Seminar on Bohr, Spring 2004
by Prof. Soshichi Uchii
We will use the following text:
The Philosophical Writings of Niels Bohr Vol. I, Atomic Theory and the Description of Nature, Ox Bow Press, 1987 (1st ed., 1934). [This is the first of the three volumes of Bohr's philosophical writings.] The books seem to be out of print, so that I will prepare photocopy materials.
In addition, we will pick up the following paper from Volume II: "Discussion with Einstein on Epistemological Problems in Atomic Physics" (1949). Bohr's view became clearer in this later version, and many interesting imaginary experiments appear; as Bohr himself acknowledges, Einstein played an essential role for clarifying Bohr's position.
How to prepare for this? You don't have to be an expert of quantum mechanics, but you have got to be ready for learning basic features of this field. For this, consult a good textbook on quantum mechanics, which contains historical materials. I would recommend the following:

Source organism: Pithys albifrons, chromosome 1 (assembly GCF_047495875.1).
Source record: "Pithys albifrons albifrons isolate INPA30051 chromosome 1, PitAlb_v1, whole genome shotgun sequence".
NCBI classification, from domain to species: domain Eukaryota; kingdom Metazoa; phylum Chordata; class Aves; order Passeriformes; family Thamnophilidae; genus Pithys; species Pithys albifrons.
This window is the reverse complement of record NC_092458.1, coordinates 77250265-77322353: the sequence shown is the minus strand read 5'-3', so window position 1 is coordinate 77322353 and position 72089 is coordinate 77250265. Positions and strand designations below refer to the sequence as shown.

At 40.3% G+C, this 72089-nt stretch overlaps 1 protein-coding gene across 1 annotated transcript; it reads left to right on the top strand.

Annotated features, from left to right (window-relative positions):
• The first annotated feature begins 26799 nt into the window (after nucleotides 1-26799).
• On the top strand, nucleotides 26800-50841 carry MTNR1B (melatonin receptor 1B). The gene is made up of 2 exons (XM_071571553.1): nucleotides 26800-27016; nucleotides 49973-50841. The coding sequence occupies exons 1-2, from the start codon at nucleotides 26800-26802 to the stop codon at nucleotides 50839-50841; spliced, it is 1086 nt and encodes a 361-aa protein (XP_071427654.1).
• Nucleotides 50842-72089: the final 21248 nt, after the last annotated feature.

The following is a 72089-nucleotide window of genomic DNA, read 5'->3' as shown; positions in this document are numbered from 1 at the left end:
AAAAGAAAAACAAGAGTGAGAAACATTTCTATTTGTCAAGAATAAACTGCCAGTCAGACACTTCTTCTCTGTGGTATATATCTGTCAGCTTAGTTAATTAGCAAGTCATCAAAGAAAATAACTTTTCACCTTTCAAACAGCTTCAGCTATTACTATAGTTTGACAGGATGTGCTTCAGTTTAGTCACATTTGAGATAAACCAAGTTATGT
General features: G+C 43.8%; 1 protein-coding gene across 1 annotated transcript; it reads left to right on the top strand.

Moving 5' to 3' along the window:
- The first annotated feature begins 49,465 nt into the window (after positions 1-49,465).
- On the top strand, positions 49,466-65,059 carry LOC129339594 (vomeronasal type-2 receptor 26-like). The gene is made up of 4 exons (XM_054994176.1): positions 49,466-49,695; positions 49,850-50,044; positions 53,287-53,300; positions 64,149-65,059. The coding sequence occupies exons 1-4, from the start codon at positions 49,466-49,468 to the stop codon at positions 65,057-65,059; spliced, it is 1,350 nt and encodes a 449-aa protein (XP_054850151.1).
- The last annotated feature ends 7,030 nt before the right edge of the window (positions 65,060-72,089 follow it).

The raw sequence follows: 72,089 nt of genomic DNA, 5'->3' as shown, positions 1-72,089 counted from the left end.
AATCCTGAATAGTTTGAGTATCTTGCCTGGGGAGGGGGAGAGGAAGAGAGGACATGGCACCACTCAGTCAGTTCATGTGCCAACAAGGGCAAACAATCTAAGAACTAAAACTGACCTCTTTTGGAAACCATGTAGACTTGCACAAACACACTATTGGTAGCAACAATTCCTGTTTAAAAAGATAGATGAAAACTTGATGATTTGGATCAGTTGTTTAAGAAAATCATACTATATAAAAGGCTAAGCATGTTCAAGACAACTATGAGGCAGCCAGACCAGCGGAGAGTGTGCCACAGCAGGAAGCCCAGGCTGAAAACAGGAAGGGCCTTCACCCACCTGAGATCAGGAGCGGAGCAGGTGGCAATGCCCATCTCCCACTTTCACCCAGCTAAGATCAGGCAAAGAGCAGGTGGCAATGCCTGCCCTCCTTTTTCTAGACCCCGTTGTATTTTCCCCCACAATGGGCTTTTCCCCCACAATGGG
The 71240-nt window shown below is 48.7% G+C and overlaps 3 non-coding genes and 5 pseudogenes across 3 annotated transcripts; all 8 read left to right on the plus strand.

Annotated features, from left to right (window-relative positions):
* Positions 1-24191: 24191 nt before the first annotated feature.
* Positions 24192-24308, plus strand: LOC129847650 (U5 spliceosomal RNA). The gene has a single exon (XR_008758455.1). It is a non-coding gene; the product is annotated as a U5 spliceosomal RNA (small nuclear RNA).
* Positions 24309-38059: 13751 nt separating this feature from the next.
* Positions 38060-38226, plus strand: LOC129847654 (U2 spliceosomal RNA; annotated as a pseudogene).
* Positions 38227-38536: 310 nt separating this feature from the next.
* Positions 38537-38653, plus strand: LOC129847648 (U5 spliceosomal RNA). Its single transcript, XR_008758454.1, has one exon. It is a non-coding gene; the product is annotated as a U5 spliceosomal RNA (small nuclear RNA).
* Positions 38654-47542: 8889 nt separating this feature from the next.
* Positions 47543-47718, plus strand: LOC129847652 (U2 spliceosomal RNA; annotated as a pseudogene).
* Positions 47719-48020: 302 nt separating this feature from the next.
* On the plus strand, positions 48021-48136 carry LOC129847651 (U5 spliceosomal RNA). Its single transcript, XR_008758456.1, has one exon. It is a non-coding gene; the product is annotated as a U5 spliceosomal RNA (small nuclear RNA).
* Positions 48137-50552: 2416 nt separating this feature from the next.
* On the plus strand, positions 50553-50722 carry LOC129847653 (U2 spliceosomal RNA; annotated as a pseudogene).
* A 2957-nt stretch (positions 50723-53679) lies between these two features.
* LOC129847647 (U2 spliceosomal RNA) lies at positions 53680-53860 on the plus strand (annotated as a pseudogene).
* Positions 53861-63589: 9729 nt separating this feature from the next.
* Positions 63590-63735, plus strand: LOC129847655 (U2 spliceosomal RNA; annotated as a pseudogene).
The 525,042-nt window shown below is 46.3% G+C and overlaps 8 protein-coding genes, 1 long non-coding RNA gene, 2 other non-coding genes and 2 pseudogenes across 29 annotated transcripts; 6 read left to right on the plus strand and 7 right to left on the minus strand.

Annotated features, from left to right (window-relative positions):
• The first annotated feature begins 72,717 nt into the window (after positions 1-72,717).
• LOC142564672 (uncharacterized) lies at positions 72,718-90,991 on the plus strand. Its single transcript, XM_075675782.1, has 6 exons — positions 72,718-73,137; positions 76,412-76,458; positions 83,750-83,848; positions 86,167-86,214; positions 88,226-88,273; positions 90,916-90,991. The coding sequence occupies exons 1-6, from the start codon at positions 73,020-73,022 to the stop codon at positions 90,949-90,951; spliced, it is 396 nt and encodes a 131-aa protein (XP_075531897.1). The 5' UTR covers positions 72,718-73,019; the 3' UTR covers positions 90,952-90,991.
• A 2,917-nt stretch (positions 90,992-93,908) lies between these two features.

朝永振一郎『量子力学 I』第2版、 みすず書房、1969
Bohr's first paper (Atomic Theory and Mechanics) may be a bit hard without historical knowledge of the development of quantum mechanics, from 1900 to 1926; but Tomonaga's book contains good materials for such knowledge. If you feel some difficulty with the first paper (especially the latter part), then read the second paper (The Quantum Postulate and the Recent Development of Atomic Theory) first.
If you find Dr. Tomonaga's book hard to follow, you need more preparation. Learn the elements of Newtonian Mechanics, of Lagrangians and Hamiltonians, and of Statistical Mechanics. My own elementary materials on these topics can be found in Assorted Index. See also a useful site on Microphysics, at Kyushu University: http://www2.kutl.kyushu-u.ac.jp/seminar/MicroWorld/MicroWorld.html
Third Assignment due July 16 (Fri) , Comments added July 28
Planck's Problem (Hollow-Space Radiation)
Light Quantum Hypothesis
The Blue Sky or Rayleigh Scattering
X-Ray, X-Ray Spectra, and Spin
Shells around the Nucleus
Mechanics of Waves
Mechanics of Waves II
Causality and Space-time Description
Bohr meets EPR